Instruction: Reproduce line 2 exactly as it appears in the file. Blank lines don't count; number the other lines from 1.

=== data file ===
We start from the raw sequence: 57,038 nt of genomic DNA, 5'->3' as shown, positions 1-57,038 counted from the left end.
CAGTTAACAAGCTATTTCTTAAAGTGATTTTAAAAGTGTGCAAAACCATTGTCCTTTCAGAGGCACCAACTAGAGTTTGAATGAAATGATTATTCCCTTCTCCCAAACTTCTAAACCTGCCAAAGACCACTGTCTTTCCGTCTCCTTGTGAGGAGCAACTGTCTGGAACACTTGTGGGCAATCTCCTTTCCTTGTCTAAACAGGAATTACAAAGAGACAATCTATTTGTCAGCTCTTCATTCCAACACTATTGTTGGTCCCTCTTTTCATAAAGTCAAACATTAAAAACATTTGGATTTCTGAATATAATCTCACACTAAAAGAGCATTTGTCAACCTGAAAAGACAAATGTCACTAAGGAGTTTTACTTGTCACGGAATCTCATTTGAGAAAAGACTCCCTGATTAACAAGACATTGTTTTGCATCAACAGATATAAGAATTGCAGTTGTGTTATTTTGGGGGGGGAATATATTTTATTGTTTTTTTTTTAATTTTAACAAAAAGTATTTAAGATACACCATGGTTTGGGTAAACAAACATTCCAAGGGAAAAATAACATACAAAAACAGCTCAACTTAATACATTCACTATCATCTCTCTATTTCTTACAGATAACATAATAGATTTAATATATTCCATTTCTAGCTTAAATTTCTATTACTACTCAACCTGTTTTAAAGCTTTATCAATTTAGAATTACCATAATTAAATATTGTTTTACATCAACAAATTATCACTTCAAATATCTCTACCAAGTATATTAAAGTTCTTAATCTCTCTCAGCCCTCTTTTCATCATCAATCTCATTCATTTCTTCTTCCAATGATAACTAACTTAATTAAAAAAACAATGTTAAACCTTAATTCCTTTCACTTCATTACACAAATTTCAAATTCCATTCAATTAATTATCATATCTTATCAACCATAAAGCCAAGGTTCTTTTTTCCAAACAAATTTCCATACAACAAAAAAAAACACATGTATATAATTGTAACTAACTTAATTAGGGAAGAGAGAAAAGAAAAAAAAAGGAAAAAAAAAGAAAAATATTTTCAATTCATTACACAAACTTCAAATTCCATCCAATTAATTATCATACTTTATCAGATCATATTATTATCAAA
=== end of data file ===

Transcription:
CAGTTAACAAGCTATTTCTTAAAGTGATTTTAAAAGTGTGCAAAACCATTGTCCTTTCAGAGGCACCAACTAGAGTTTGAATGAAATGATTATTCCCTTCTCCCAAACTTCTAAACCTGCCAAAGACCACTGTCTTTCCGTCTCCTTGTGAGGAGCAACTGTCTGGAACACTTGTGGGCAATCTCCTTTCCTTGTCTAAACAGGAATTACAAAGAGACAATCTATTTGTCAGCTCTTCATTCCAACACTATTGTTGGTCCCTCTTTTCATAAAGTCAAACATTAAAAACATTTGGATTTCTGAATATAATCTCACACTAAAAGAGCATTTGTCAACCTGAAAAGACAAATGTCACTAAGGAGTTTTACTTGTCACGGAATCTCATTTGAGAAAAGACTCCCTGATTAACAAGACATTGTTTTGCATCAACAGATATAAGAATTGCAGTTGTGTTATTTTGGGGGGGGAATATATTTTATTGTTTTTTTTTTAATTTTAACAAAAAGTATTTAAGATACACCATGGTTTGGGTAAACAAACATTCCAAGGGAAAAATAACATACAAAAACAGCTCAACTTAATACATTCACTATCATCTCTCTATTTCTTACAGATAACATAATAGATTTAATATATTCCATTTCTAGCTTAAATTTCTATTACTACTCAACCTGTTTTAAAGCTTTATCAATTTAGAATTACCATAATTAAATATTGTTTTACATCAACAAATTATCACTTCAAATATCTCTACCAAGTATATTAAAGTTCTTAATCTCTCTCAGCCCTCTTTTCATCATCAATCTCATTCATTTCTTCTTCCAATGATAACTAACTTAATTAAAAAAACAATGTTAAACCTTAATTCCTTTCACTTCATTACACAAATTTCAAATTCCATTCAATTAATTATCATATCTTATCAACCATAAAGCCAAGGTTCTTTTTTCCAAACAAATTTCCATACAACAAAAAAAAACACATGTATATAATTGTAACTAACTTAATTAGGGAAGAGAGAAAAGAAAAAAAAAGGAAAAAAAAAGAAAAATATTTTCAATTCATTACACAAACTTCAAATTCCATCCAATTAATTATCATACTTTATCAGATCATATTATTATCAAA